Eat a live toad the first thing in the morning and nothing worse will happen to you the rest of the day. Unknown







When I was in college my father gave me a poster with the "Eat a live toad" quote. It showed a cartoon toad sitting on a plate, holding a knife and fork and glaring at the viewer with a "Come on, go ahead and try and eat me" glare. I loved it, and in fact I think I may still have that poster packed away in a box somewhere.
pbray: (Default)

Ten Top Trivia Tips about Pbray!

  1. Pbray is incapable of sleep!
  2. In the kingdom of Bhutan, all citizens officially become pbray on New Year's Day.
  3. Pbrayology is the study of pbray.
  4. South Australia was the first place to allow pbray to stand for parliament.
  5. Pbray can drink over 25 gallons of water at a time!
  6. Pbray is the world's smallest mammal!
  7. Pbray is the only one of the original Seven Wonders of the World that still survives!
  8. The pharoahs of ancient Egypt wore garments made with thin threads of beaten pbray.
  9. It is impossible to fold pbray more than seven times!
  10. During severe windstorms, pbray may sway several feet to either side.
I am interested in - do tell me about

Hmm,

Jun. 25th, 2006 09:44 am
pbray: (Default)
Stolen from [livejournal.com profile] mcurry


Dworkin was a member of the royal family of Chaos until he rebelled and drew the Pattern - the supreme artifact of Order. It was he who was Amber's first king and the father of Oberon. Somewhere during this time, his humanform became hunch-backed, though he still retained the power of shapeshifting. A sorceror of unimaginable power, he was rendered unstable for awhile because of his intimate link to the Pattern - drawn using the Jewel of Judgement and his own blood. By the time Merlin meets him in Roger Zelazny's Knight of Shadows, Dworkin had recovered from his malady and was still enigmatic.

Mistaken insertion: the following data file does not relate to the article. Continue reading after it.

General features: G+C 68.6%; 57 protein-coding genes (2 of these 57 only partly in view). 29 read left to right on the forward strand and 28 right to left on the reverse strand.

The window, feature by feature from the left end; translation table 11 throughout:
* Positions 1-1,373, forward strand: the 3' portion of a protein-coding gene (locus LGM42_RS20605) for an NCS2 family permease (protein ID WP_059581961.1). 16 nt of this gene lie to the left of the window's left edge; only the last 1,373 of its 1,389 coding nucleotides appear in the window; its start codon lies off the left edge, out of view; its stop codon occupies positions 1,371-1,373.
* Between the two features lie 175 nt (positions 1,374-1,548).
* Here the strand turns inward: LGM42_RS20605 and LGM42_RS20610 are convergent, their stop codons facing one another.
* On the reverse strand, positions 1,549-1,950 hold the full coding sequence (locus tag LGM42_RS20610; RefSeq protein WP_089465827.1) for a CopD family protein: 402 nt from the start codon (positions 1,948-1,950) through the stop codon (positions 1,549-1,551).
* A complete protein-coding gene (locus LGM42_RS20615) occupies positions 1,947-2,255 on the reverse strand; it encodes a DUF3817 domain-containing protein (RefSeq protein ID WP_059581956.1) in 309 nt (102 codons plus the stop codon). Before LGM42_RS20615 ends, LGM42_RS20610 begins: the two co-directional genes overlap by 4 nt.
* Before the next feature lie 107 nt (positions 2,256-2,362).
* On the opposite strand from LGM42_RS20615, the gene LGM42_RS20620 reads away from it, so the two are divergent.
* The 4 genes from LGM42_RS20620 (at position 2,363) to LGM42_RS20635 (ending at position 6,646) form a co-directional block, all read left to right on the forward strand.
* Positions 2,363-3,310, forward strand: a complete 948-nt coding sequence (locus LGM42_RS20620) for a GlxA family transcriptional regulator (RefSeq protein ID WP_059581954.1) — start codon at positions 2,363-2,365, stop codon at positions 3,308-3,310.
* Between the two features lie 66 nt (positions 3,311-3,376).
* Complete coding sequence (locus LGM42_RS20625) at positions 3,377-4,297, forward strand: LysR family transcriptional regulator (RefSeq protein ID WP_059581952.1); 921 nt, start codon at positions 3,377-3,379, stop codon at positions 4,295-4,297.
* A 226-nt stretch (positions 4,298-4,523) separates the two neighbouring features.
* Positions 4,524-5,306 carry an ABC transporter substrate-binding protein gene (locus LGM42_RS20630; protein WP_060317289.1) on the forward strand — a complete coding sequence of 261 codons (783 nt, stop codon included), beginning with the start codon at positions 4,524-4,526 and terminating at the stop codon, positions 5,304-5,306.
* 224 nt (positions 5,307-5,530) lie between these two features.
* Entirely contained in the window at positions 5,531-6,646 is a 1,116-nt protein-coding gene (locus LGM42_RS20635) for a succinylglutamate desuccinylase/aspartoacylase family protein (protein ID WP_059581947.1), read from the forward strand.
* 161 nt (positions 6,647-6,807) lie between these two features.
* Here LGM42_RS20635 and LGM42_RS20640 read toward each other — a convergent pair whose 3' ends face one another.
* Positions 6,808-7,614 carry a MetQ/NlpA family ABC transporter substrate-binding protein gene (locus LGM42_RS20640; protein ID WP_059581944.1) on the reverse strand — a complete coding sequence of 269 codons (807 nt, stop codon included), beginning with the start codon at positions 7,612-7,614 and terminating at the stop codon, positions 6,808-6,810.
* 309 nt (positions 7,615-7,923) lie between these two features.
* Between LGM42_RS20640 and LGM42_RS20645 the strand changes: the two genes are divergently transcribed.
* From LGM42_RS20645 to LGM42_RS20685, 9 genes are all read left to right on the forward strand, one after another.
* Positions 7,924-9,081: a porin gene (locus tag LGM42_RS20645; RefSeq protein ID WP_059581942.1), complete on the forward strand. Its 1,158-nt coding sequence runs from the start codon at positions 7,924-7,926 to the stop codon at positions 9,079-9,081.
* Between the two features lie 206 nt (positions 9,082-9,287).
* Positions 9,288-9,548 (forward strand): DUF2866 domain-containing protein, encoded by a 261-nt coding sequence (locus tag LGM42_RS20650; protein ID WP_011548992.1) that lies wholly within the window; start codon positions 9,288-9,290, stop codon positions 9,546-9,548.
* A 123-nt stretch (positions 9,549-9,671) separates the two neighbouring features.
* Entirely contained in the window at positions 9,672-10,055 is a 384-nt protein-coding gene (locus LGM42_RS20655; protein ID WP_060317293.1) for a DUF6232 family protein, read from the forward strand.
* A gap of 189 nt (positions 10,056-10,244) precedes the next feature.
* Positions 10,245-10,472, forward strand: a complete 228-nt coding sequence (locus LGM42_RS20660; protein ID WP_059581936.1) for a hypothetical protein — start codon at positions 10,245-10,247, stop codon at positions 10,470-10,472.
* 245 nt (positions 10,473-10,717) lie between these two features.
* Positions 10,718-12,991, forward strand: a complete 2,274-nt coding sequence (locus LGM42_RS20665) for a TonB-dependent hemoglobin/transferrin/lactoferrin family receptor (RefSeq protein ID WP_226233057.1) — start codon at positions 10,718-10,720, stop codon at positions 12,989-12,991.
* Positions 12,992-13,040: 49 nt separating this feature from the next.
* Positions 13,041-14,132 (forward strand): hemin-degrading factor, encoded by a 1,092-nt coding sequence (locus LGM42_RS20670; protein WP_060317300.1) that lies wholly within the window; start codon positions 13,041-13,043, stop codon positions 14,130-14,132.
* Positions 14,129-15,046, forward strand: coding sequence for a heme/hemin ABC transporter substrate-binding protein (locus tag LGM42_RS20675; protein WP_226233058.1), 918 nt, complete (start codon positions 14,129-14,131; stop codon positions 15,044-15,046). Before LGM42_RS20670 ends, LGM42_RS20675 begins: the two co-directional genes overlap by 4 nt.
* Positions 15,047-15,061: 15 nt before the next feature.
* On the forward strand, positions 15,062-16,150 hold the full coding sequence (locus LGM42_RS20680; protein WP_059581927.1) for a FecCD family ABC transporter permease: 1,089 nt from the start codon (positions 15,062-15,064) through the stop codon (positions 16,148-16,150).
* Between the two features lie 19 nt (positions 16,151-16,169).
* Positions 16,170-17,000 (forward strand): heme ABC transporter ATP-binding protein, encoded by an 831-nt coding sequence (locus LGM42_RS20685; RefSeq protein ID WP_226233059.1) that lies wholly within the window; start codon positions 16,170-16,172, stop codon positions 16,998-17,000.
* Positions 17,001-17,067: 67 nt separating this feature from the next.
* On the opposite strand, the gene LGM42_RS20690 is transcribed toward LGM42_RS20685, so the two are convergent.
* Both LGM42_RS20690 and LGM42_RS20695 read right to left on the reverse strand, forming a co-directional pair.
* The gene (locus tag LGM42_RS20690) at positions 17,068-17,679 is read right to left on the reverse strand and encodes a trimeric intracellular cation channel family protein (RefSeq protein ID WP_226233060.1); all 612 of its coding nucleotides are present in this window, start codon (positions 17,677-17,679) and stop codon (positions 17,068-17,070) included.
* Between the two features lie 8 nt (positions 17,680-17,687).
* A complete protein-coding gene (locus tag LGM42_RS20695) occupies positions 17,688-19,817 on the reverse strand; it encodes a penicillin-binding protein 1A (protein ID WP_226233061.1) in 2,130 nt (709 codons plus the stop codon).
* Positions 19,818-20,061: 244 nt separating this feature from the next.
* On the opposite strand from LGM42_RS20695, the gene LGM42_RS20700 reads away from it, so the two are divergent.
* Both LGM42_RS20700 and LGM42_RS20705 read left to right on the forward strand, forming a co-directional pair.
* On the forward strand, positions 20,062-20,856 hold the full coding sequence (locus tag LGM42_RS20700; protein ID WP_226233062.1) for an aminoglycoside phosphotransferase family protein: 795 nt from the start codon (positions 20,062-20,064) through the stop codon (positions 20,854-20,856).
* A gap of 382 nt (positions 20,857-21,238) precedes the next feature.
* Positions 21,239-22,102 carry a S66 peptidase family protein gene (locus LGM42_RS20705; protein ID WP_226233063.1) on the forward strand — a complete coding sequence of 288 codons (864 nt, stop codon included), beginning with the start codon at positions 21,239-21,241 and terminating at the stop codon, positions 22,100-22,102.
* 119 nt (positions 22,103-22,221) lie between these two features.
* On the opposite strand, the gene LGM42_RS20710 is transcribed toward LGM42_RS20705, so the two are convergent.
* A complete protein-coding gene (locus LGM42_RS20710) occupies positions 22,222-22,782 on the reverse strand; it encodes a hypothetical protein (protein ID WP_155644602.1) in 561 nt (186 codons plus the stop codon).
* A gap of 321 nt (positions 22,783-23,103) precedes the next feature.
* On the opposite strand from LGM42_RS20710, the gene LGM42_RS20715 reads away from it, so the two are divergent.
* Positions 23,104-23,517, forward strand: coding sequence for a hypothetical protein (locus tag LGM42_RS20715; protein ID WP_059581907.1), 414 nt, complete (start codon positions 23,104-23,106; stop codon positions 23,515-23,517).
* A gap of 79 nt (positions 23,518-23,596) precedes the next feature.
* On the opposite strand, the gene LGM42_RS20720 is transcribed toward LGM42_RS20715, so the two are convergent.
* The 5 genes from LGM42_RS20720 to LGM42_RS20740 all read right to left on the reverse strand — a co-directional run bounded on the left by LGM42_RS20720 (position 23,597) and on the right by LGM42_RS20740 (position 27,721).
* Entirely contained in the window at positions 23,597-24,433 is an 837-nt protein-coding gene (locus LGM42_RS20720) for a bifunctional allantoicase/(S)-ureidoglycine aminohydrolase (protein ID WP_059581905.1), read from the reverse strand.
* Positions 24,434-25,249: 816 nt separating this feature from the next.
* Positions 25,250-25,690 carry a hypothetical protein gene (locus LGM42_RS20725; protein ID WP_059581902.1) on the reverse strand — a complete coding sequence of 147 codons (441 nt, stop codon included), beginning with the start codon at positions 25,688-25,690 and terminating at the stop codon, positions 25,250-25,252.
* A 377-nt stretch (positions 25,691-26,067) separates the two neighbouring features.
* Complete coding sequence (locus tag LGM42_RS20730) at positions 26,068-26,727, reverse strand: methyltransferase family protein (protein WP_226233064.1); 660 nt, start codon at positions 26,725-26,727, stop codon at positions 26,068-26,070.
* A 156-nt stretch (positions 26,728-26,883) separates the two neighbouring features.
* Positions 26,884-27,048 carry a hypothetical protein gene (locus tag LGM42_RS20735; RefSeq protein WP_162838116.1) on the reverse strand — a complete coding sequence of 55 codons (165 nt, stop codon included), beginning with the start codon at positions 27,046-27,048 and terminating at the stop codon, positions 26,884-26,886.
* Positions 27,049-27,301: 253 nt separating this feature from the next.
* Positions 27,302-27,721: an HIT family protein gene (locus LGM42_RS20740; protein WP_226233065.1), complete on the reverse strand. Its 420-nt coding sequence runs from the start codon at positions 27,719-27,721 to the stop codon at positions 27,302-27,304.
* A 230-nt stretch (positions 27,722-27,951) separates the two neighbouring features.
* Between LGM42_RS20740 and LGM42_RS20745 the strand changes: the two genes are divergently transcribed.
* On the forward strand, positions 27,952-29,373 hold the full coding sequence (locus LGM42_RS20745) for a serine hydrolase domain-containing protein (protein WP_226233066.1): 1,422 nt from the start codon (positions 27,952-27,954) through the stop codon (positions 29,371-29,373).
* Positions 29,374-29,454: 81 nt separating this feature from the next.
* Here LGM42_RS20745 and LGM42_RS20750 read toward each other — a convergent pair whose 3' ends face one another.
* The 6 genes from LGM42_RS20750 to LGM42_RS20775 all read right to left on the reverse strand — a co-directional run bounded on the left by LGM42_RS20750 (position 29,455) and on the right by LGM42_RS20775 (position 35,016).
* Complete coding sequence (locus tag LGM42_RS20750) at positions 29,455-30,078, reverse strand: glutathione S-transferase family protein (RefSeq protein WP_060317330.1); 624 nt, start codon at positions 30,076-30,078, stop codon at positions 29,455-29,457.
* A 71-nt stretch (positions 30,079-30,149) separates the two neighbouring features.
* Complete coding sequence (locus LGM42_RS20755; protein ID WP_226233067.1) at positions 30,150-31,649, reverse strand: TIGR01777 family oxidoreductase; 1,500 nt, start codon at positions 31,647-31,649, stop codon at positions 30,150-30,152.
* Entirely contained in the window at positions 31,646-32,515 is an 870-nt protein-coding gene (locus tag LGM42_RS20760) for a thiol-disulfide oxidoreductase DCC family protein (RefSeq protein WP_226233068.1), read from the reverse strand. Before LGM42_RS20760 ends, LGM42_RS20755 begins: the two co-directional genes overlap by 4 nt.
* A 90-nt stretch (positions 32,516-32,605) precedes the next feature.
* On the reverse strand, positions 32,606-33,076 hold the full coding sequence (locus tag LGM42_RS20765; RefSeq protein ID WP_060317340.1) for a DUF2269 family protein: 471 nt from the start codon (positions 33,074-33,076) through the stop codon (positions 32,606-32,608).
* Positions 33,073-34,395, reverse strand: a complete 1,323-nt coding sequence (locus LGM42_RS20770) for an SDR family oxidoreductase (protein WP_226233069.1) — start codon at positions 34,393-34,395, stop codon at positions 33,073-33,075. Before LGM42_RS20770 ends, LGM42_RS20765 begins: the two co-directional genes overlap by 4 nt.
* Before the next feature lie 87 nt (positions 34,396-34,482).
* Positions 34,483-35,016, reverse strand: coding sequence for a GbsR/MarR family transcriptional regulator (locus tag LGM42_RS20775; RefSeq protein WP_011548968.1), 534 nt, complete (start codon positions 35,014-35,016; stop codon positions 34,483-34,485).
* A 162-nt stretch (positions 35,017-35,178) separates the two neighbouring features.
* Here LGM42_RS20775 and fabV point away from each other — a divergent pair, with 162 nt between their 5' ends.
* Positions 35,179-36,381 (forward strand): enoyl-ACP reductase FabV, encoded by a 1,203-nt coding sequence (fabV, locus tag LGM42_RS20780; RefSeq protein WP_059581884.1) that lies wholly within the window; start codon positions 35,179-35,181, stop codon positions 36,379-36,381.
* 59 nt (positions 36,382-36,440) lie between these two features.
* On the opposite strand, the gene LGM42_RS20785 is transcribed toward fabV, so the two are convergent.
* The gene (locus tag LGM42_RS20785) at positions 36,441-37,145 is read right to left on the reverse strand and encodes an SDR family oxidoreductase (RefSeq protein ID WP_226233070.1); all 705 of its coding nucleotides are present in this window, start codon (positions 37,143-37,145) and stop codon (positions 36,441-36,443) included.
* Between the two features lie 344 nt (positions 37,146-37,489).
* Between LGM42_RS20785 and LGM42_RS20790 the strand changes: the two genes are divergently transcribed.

Which Amberite are you?

It's been so long since I last read them, I now have a craving to reread the Amber novels again.
pbray: (Default)
After reading everyone else's 10 Things list, I decided to give in to my inner lemming and post one of my own.

10 Things I Know About Writing

Warning: the following advice has not been proven to be generally safe and effective. As with all writing advice, use at your own risk, under the supervision of a professional. Your individual mileage may vary.

1) Your book is never as good as you think it is.

2) It's also never as bad as you think it is.

3) It is good to have a routine for writing.

4) Except, of course, when it's not.

5) Being with other writers is energizing.

6) Comparing yourself to other writers can only lead to unhappiness, as there will always be others who are more successful (however you define this) than you are.

7) It is good to have a career plan.

8) Having a career plan does not mean that you are in control of your career. There are too many variables outside your control that can alter your career path for good or ill.

9) The longer you've been in the business, the more you know. I am constantly learning new things about writing and being a succesful author.

10) Anyone who tells you they know the one true secret to being a sucessful writer is deluded, angling for you to buy them a drink in the bar, or both.

Meme

Feb. 6th, 2006 10:13 am
pbray: (Roar)
I blame [livejournal.com profile] kaygo for this.

Click here for memeage )